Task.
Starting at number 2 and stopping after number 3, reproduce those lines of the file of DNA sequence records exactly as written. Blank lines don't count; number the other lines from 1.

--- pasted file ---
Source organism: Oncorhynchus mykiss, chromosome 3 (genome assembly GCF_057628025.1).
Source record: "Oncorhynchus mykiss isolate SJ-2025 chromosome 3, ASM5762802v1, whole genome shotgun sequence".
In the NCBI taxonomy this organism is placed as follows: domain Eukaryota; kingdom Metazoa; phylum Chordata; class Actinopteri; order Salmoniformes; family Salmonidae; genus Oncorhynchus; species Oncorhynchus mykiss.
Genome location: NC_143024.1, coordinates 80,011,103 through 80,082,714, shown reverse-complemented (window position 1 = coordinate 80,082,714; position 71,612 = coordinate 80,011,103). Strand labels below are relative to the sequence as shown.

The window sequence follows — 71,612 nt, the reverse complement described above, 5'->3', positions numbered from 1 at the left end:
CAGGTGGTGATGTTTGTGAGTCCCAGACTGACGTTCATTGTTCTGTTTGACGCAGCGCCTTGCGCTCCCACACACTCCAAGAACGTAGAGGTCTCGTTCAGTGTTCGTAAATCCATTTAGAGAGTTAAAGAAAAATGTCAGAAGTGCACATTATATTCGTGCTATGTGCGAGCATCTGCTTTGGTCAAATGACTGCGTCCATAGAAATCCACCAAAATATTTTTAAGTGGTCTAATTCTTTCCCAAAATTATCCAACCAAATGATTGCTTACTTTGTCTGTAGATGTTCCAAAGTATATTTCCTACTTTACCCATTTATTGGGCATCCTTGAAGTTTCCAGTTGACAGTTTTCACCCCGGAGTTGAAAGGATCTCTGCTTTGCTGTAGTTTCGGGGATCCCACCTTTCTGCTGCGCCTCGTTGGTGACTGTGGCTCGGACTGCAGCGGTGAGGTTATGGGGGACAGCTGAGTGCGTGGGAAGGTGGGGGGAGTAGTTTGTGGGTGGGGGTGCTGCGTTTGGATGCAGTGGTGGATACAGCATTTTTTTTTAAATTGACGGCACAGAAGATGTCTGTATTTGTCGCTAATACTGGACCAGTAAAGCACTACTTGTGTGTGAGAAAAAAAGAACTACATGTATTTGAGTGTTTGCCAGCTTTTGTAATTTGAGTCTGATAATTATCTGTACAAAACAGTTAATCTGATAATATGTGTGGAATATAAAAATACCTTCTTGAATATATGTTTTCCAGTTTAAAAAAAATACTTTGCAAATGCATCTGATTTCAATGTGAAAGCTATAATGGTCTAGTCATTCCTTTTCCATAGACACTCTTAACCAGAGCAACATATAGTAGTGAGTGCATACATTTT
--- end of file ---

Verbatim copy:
Source record: "Oncorhynchus mykiss isolate SJ-2025 chromosome 3, ASM5762802v1, whole genome shotgun sequence".
In the NCBI taxonomy this organism is placed as follows: domain Eukaryota; kingdom Metazoa; phylum Chordata; class Actinopteri; order Salmoniformes; family Salmonidae; genus Oncorhynchus; species Oncorhynchus mykiss.